The Value of Mutual Support

It is a commonly held stance that school communities should promote core ethical and performance values as key to good character (Principle 1). Holding core values that build character are not for schools alone. For example, the core values of the Paralympics are Determination, Inspiration, Courage, and Equality, held alongside the Olympic core values of Friendship, Respect, and Excellence. These are values that most sports organisations and athletes would say hold true to their sports spirit, aims, and goals. As a member of the Paralympic swim team I was exposed, regularly, to the core values mentioned above, and it was these core values that continue to be reflected through out my life as an adult.

Development of character through sports can be quite contentious, in fact Lumpkin (2011) implies that sport in itself doesn’t develop character, but it is the relationships and role modelling of coaches, fellow athletes, friends, and family that illustrate and develop character traits in sport. I agree with him, especially in light of the development of core values, and how this translates to character development, especially relating to my first hand experience of Olympic and Paralympic values through the team. It is the word team here that is important and the structure within which the values, relationships, and role modelling occurs. Team goes beyond the Olympics, Paralympics, and sport though, in fact, we are collected together in teams all of our lives, whether that be the team of family, school, university, and/or work.

In the VIA Character Strengths teamwork is considered a character strength that we all have. It encompasses citizenship and prosocial behaviours, supporting others, proactive participation, and loyalty to the group. When we tap into and develop teamwork we can build mutual trust and improve our behaviours when it comes to social responsibility. Beyond this impact, teamwork is primarily about community and flourishing together as an interdependent group, made up of many skills and talents, striving for the same thing.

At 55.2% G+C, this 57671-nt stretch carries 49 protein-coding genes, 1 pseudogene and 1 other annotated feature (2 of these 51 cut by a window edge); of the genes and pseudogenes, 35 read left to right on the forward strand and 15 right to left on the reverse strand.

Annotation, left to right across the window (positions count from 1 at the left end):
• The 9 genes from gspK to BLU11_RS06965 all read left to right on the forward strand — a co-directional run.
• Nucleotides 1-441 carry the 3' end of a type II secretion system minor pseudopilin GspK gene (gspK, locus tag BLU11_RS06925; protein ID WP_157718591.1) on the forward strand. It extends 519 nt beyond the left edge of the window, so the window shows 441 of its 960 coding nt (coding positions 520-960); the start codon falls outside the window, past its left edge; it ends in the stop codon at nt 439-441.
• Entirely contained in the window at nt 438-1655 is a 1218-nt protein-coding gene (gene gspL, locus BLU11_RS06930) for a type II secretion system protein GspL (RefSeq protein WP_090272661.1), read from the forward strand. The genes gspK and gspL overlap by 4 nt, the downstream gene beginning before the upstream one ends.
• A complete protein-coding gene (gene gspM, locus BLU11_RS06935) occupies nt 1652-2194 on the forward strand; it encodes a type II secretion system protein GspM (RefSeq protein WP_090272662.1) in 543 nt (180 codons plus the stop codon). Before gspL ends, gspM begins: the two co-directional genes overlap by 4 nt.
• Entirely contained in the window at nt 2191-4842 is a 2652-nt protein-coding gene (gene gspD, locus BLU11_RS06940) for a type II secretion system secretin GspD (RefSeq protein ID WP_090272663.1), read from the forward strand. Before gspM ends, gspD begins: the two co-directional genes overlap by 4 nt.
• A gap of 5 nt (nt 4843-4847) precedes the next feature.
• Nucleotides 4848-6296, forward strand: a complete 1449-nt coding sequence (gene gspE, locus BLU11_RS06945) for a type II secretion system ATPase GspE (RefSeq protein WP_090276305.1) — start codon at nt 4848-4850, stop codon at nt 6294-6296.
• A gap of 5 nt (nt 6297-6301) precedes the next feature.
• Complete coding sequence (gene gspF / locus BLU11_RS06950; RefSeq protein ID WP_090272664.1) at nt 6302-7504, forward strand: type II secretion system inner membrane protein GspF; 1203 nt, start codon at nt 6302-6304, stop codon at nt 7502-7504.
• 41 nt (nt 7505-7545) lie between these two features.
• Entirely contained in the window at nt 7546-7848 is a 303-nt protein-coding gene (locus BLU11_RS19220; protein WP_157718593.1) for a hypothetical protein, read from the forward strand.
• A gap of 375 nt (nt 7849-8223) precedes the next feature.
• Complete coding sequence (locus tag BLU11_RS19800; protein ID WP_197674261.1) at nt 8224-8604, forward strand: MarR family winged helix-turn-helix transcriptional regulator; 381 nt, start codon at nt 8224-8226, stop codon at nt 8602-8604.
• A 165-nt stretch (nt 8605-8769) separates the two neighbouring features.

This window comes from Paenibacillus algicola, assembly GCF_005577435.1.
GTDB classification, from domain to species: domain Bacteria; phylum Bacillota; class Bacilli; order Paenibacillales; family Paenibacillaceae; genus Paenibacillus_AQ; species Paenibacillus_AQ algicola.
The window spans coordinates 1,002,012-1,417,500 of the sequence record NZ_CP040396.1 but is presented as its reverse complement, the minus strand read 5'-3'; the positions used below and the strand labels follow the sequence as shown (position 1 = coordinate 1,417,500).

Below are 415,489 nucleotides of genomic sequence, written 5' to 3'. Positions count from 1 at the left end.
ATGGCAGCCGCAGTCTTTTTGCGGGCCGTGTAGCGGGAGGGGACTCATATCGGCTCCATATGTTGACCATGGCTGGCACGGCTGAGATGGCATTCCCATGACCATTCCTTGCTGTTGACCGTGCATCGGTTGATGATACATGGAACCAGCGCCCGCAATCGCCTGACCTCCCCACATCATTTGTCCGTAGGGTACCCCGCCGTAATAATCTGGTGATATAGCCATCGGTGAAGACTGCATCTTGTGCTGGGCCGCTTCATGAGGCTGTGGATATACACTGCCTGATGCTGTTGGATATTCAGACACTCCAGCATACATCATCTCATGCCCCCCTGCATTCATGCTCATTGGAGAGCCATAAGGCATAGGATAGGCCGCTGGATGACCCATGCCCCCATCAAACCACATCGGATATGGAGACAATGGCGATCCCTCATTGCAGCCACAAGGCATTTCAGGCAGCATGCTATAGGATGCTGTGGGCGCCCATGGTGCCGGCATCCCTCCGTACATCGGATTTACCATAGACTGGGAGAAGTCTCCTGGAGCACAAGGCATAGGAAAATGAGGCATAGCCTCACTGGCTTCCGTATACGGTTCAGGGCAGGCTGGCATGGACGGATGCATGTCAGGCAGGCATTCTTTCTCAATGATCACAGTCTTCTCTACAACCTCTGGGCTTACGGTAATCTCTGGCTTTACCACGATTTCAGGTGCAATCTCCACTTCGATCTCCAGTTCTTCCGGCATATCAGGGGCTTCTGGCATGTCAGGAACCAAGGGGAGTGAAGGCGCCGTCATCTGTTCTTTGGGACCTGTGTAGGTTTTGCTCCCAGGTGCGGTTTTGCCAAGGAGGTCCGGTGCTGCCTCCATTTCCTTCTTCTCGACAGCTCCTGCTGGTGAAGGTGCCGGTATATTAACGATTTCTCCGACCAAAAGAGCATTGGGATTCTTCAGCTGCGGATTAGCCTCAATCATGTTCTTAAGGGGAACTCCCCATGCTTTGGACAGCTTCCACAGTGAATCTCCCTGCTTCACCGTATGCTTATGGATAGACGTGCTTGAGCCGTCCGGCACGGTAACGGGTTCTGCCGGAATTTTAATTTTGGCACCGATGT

As a member of the Australian Paralympic Swim team I was part of a collective of individuals who were striving for the same goals, the same aims, and together we were stepping forward with mutual support, friendship, and hope. Through the ups and downs of elite sport, where each athlete had to show resilience, self regulation, determination, focus, and perseverance, it was through the connections and relationships that you were encouraged to continue on a long and difficult journey to achieve your goals. I made many mistakes in my career, ranging from swimming the wrong stroke in one of my first races (nerves can make you do some very embarrassing things) through to false starting a race at the Sydney 2000 Paralympic Games (lucky for me in the Paralympics you get a second chance). Without the structure of team around me and the loyalty and support I received from my fellow swimmers, through to the coaches and medical staff, I doubt that I could’ve bounced back from these mistakes quite as easily. Since retiring from sport I have gone onto other careers and studies, again, making mistakes along the way, but having a replication of these team characteristics and values throughout these areas of my life have enabled me to get back up from epic fails.

Now working primarily in schools with teachers through my organisation Resilience Wellbeing Success, having co-authored “Character Toolkit for Teachers”, and started Character Club on twitter, I always include the topic of team and teamwork and how important it is in the context of school, work, and the wider community. The importance of having shared values, of supporting each other, and raising each other up, you raise the whole community and provide opportunity for character development to all. This is why team is relevant to all of us, no matter our age, gender, ethnicity, and employment. In fact, no matter where we are in life, raising a family, working in an office, or competing in a sport, all are opportunities to practice and develop team and teamwork. Embracing core values and character traits at a team level will see all flourish, just as I saw us all flourish and thrive on the Paralympic Swim Team, showing that we can all reach our potential together.

Lumpkin, A. (2011) ‘Building Character through Sports.’ Strategies 24, 6, 13-15

Elizabeth Wright

Elizabeth Wright

Elizabeth is a Paralympic Medalist, speaker, Character Education advocate, and co-founder of character and positive education program Resilience Wellbeing Success. Elizabeth competed at 2 Paralympic Games and walking away with 3 Paralympic medals. Elizabeth is now completing her MA in Character Education at Birmingham University.

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